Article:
Corporate Data Mining Isn’t Inevitable

A constant refrain during the NSA spying coverage has been that people readily give up their personal information to private entities. While there are many people who gladly do this, a lot of us do this because we don’t have any choice: to engage in the 21st century economy, we are forced to do this. With the rise of ‘take it or leave it’ contractscontracts of adhesion–for things that are difficult to do without, we are forced to give up our information, even as we pay for services.

This state of affairs is implicitly seen as inevitable–corporations should have the right to sell your personal information. Yet, as Adam Gaffin at Universal Hub reports, in Massachusetts there are some consumer privacy laws:

In the latest lawsuit against a retail chain for its use of Zip codes, a woman who used to like shopping at the Gap in Wellesley is suing over mailings she never asked for…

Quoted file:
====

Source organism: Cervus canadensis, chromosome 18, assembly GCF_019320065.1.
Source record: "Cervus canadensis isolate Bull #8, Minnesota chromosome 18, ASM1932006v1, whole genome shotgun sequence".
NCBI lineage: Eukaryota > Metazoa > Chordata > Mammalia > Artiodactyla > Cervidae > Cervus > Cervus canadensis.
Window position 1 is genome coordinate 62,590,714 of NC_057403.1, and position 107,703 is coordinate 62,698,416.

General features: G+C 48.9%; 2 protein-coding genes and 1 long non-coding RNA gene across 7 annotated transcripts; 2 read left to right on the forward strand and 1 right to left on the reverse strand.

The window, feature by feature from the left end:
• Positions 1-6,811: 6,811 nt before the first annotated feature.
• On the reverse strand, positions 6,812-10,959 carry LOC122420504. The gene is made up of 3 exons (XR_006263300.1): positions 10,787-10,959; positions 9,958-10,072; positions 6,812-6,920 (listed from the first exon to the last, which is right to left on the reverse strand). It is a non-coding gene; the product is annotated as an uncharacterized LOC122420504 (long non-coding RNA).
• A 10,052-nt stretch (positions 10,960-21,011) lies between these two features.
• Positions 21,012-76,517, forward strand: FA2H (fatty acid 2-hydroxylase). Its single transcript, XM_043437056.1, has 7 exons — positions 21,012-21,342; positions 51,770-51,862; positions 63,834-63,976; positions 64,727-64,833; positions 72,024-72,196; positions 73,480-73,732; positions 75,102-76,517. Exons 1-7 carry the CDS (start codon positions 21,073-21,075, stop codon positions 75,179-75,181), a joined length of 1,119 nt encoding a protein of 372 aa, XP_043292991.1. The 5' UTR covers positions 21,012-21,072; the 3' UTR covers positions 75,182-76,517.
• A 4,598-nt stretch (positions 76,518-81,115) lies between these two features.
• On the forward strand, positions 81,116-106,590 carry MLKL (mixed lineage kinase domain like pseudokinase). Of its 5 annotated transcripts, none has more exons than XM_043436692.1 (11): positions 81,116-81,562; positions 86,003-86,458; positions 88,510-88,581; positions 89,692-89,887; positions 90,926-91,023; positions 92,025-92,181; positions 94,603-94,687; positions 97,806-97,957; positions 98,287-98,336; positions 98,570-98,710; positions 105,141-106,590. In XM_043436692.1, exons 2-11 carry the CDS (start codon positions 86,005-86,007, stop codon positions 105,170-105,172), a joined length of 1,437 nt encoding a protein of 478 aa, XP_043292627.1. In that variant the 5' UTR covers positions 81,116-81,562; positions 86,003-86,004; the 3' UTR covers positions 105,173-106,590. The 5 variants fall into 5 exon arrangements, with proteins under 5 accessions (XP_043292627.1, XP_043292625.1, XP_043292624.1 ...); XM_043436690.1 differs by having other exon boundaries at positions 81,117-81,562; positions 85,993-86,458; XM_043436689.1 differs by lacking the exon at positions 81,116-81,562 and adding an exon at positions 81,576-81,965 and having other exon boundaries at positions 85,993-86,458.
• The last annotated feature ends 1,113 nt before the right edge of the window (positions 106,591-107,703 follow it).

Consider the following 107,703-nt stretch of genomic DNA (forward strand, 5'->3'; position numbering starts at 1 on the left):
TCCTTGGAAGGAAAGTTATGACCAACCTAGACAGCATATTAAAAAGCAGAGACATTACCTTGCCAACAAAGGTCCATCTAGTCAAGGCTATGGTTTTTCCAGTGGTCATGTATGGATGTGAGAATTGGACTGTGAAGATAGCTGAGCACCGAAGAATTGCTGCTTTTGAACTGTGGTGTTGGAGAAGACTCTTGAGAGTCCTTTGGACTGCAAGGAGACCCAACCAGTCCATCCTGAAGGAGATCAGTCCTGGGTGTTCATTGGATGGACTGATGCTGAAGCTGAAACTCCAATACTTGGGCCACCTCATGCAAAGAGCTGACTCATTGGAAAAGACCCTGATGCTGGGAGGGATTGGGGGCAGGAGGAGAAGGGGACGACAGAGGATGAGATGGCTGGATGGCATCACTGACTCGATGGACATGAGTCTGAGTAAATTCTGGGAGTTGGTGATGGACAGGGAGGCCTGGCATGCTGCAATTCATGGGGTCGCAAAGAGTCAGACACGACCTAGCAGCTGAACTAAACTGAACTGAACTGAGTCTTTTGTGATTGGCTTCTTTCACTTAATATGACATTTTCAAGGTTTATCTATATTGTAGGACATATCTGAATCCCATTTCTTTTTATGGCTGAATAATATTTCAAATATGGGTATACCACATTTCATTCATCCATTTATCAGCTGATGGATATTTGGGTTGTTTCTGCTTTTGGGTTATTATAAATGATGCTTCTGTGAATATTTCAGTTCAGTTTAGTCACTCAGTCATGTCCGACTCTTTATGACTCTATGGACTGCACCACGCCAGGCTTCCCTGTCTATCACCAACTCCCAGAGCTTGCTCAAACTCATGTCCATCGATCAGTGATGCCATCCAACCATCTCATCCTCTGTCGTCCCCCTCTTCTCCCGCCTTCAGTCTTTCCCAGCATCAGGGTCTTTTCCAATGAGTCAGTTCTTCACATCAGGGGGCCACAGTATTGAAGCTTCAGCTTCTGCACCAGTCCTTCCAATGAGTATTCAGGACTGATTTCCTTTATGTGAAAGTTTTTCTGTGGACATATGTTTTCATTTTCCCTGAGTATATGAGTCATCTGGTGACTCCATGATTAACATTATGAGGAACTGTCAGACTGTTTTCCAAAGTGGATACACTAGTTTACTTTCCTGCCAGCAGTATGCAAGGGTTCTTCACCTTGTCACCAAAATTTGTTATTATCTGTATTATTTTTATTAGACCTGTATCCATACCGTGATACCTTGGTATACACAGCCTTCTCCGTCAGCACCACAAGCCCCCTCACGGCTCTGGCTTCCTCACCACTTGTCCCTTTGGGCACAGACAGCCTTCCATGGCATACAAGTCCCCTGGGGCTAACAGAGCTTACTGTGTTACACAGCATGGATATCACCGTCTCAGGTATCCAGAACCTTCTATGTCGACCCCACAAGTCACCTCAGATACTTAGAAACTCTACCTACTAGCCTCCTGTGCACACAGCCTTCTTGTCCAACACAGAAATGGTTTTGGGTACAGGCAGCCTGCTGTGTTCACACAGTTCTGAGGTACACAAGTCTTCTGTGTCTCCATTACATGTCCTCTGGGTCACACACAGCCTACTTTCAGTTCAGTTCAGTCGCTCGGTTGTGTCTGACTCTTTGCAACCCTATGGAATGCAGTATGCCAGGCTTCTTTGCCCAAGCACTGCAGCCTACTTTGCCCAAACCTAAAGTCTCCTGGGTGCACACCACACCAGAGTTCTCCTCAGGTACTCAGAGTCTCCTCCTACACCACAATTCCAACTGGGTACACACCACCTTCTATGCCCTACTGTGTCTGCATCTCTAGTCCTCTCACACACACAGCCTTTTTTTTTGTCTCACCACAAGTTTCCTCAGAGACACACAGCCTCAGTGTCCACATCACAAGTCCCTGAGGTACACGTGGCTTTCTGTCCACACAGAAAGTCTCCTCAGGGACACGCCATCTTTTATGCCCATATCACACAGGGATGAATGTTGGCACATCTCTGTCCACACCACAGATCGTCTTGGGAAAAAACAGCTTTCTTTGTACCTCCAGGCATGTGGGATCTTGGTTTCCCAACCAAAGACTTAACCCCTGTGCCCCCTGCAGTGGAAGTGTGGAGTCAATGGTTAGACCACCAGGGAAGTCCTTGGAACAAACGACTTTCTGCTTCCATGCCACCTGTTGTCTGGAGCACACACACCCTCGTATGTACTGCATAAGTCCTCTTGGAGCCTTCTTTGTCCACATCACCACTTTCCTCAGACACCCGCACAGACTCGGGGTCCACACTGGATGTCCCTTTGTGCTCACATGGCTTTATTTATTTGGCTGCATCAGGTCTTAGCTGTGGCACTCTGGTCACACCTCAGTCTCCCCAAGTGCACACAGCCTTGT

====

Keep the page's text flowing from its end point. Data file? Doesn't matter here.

The Supreme Judicial Court ruled in March that stores cannot require customers to provide their Zip codes for credit-card purchases, because the numbers are the sort of “personal identification information” protected under a privacy provision of the state’s consumer-protection law. Using what are known as data-mining techniques, chains can match a consumer’s name and Zip code with an address in databases.

Multiple companies have been hit with these suits, and, I’ve noticed that over the last couple of years, the number of stores in Massachusetts that request this information has dropped dramatically (I can’t remember the last time I’ve been asked this in Massachusetts). The good news is that the Massachusetts State Supreme Court backs these laws.

The point is that we could prevent much of the information gathered by companies (though not all obviously–shippers have to know where to ship things to) if we wanted to do so. Good luck getting Congress to do this though. But the commercialization of our private information doesn’t have to be an inevitable part of 21st century economic life.

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